Many participate in employer-sponsored, defined-contribution pension plans. It is important to make the most of any money invested in those plans.
Defined-contribution plans, like 401(k)s, 403(b)s and similar plans, have largely replaced the defined-benefit plans that were common between World War I and the 1970’s. With those plans, the company promised a certain (defined) benefit amount per year to retirees who worked for the company for enough years to qualify. How it got the money to pay those pensions was the company’s problem.
And it was a problem because in the late 1960s and early 1970s, some big employers failed to fund their pension plans adequately. They were also able to “manage” their reported earnings by contributing a greater or lesser amount to their pension funds in a given year. This and other issues led to the Employee Retirement Income Security Act of 1974 (ERISA). Among other things, ERISA put tough new funding standards in place to ensure that employers adequately funded their defined-benefit plans.
As many ambitious regulatory projects do, this one brought about unintended results. Employers responded by phasing out those defined-benefit plans over the years and replacing them with defined-contribution plans with less onerous requirements.
With a defined-contribution plan, the company makes no promises of any particular pension payment amount. Instead it contributes a certain (defined) amount to your pension fund each year, usually in the form of an employer match to amounts that you contribute yourself, up to a limit. You then decide which of several investment choices you want to use for your own pension fund. Your eventual pension amount will depend on how much money is in your fund in the future, including your contributions (if any), your employers’ contributions (if any), and the gains (or losses) resulting from your investment choices. Whether the pension payments are enough to support you, or whether in fact there is any money at all in your pension fund when you retire, is your problem.
This means that as employees, we now bear the full risk of having enough retirement income.
This is both a blessing and a curse. The blessing part is that we do have some choices as to how our pension money is invested. The curse part is that we are forced to make those choices, whether we feel qualified to do so or not. And if we make the wrong ones we could end up broke.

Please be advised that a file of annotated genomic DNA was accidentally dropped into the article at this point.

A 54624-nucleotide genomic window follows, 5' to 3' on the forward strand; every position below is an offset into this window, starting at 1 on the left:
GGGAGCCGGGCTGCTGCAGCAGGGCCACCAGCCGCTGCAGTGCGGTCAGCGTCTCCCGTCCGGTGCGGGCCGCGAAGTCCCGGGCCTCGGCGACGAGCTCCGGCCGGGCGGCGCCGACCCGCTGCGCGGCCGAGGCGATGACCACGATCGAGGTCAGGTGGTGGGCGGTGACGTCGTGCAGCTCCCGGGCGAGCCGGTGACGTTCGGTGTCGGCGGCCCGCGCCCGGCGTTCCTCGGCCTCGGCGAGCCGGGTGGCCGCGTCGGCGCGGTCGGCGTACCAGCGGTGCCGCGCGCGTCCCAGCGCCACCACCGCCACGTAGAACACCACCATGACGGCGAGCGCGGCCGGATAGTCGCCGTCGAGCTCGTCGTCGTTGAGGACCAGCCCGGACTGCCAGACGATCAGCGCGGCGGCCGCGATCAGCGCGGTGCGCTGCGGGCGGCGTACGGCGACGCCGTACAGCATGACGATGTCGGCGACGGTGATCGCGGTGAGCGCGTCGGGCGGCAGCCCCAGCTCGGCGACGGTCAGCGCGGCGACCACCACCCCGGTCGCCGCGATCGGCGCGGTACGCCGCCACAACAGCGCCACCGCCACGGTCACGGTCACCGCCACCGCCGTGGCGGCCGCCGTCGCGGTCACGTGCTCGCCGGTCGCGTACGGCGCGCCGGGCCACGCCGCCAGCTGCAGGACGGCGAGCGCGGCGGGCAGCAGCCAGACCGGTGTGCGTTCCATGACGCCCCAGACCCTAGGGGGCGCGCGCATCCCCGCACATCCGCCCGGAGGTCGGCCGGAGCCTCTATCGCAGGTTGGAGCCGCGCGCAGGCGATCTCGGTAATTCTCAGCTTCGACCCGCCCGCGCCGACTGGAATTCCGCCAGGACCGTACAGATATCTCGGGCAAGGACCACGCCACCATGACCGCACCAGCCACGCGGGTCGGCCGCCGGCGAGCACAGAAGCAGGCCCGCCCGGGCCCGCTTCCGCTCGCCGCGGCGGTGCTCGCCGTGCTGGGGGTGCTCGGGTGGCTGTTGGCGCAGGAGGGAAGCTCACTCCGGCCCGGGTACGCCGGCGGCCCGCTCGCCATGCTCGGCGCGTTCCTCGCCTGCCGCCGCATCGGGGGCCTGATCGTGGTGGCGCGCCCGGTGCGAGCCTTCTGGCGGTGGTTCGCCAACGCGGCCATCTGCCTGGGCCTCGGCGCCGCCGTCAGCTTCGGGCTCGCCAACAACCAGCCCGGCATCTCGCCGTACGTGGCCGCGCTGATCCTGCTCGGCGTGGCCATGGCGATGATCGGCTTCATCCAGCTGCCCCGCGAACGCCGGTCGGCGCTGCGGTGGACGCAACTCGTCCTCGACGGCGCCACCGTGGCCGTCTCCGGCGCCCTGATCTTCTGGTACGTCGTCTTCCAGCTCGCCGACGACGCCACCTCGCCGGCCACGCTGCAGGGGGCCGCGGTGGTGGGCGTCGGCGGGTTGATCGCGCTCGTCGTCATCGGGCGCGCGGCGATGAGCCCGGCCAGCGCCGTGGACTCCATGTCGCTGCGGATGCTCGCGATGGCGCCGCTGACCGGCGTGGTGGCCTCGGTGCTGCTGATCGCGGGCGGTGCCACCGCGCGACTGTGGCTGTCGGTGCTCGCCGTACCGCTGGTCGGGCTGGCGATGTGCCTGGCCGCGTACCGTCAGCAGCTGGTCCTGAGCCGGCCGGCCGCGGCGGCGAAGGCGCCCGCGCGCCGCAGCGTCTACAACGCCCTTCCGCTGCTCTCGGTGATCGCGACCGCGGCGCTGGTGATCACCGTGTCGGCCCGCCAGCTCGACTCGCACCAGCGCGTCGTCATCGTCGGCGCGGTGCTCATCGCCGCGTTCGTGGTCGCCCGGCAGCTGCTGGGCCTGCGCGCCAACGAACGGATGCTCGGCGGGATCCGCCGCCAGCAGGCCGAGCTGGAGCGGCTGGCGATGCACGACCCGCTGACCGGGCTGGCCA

One of the decisions we must make is the choice of what investment vehicles to select from among the choices offered by our particular plan. Usually we are offered a few mutual funds from a single mutual fund family. These will often include funds in the following categories:
Stock funds – actively managed
Stock funds – passively managed, like index funds
Blended funds including both stocks and bonds, including target-date funds
Money market funds
Occasionally, precious metals funds
It is important to realize that any mutual fund can either lose money or make money in any given year. None have guaranteed returns. Stocks have good and bad years, and so do bonds and precious metals. Virtually all stock funds will lose money in a down market year, whatever specific stocks they include. Most bond funds will lose money in a year when interest rates rise sharply. Gold fluctuates from year to year.
So, it is important that some of your eggs are placed in different baskets, so to speak, in terms of asset classes. It’s rare that stocks, bonds and gold are all down in any one year, so it’s a good idea to have some money in each one. How much of each to have is a choice that is individual to each person. Those with a very short time horizon, because of approaching retirement, will need to have a heavier mix of short-term bond funds for safety and some cash flow. Those with decades to go can afford to be more aggressive, allocating larger percentages to stocks and possibly precious metals.
There’s a lot more involved to dynamically managing your 401(k), as taught in our Proactive Investor class. For more details, contact your local center.